Here’s more good news about glaucoma that builds upon, and enhances, quality of life issues.
I was interested to read Influence of Visual Field Testing Frequency on Detection of Glaucoma Progression with Trend Analyses, an exploration of whether an increased frequency of visual field testing leads to earlier detection of glaucoma progression, in the August 8, 2011 edition of Archives of Ophthalmology. (Short answer: Yes, it seems to.)
The authors are Kouros Nouri-Mahdavi, MD, MSc; Reza Zarei, MD; and Joseph Caprioli, MD, all with the Glaucoma Division of the Jules Stein Eye Institute at the University of California, Los Angeles (UCLA).
The Archives of Ophthalmology is a monthly professional medical journal, sponsored by the American Medical Association, that publishes peer-reviewed, original articles on all aspects of ophthalmology and visual science.
U.S. News & World Report Health provides an excellent summary of the research findings:
Frequent visual field testing may help doctors detect progression of the eye disease glaucoma at an earlier stage. It’s important to identify patients whose disease is progressing faster so that they can receive more aggressive treatment or more frequent follow-up, the researchers explained.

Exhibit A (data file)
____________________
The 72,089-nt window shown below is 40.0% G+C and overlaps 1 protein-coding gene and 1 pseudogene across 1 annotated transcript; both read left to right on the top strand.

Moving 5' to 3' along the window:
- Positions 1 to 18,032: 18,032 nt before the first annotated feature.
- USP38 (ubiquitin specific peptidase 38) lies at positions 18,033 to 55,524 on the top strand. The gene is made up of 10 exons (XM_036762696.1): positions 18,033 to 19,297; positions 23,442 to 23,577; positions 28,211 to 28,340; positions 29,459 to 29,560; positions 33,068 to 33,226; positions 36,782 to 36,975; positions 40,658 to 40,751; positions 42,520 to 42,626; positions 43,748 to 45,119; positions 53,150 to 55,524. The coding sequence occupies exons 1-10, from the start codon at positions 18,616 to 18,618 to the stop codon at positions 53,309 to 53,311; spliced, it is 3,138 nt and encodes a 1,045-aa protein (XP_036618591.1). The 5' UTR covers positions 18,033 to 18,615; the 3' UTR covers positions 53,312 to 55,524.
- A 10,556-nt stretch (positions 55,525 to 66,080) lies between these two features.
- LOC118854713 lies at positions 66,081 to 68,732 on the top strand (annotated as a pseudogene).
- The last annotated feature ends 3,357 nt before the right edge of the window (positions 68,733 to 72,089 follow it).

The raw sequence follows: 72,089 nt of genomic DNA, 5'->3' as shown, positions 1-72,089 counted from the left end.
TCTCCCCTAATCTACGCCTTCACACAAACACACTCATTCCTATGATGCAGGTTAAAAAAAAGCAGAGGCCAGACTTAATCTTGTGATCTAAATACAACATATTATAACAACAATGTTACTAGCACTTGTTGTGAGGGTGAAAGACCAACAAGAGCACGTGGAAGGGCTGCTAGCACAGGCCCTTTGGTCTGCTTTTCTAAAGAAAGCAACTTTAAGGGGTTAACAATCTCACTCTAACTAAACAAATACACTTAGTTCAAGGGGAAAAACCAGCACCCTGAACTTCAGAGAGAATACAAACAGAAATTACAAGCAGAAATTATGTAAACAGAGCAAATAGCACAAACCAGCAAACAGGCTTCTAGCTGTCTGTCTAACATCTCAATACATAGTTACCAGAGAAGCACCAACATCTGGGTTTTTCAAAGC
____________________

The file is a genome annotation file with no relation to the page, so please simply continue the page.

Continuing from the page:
Their study … included 381 glaucoma patients [from the Advanced Glaucoma Intervention Study], aged 35 to 80, who were followed for anywhere from about 3 to 13 years. Glaucoma progression was more likely to be detected in patients who had more visual field tests (a median of 20) than in those with fewer tests (a median of 12).
“In summary, we found that a twice-yearly schedule of visual field testing resulted in earlier detection of glaucoma progression compared with a yearly schedule …,” wrote Dr. Kouros Nouri-Mahdavi and colleagues. “Our results have significant health care policy implications with regard to determining the frequency of visual field testing in patients with glaucoma,” they added.
This research will likely have a significant impact on patient care in the years to come. VisionAware will provide updates on this significant glaucoma research as they become available.
Sources: Archives of Ophthalmology; U.S. News & World Report Health; Science Codex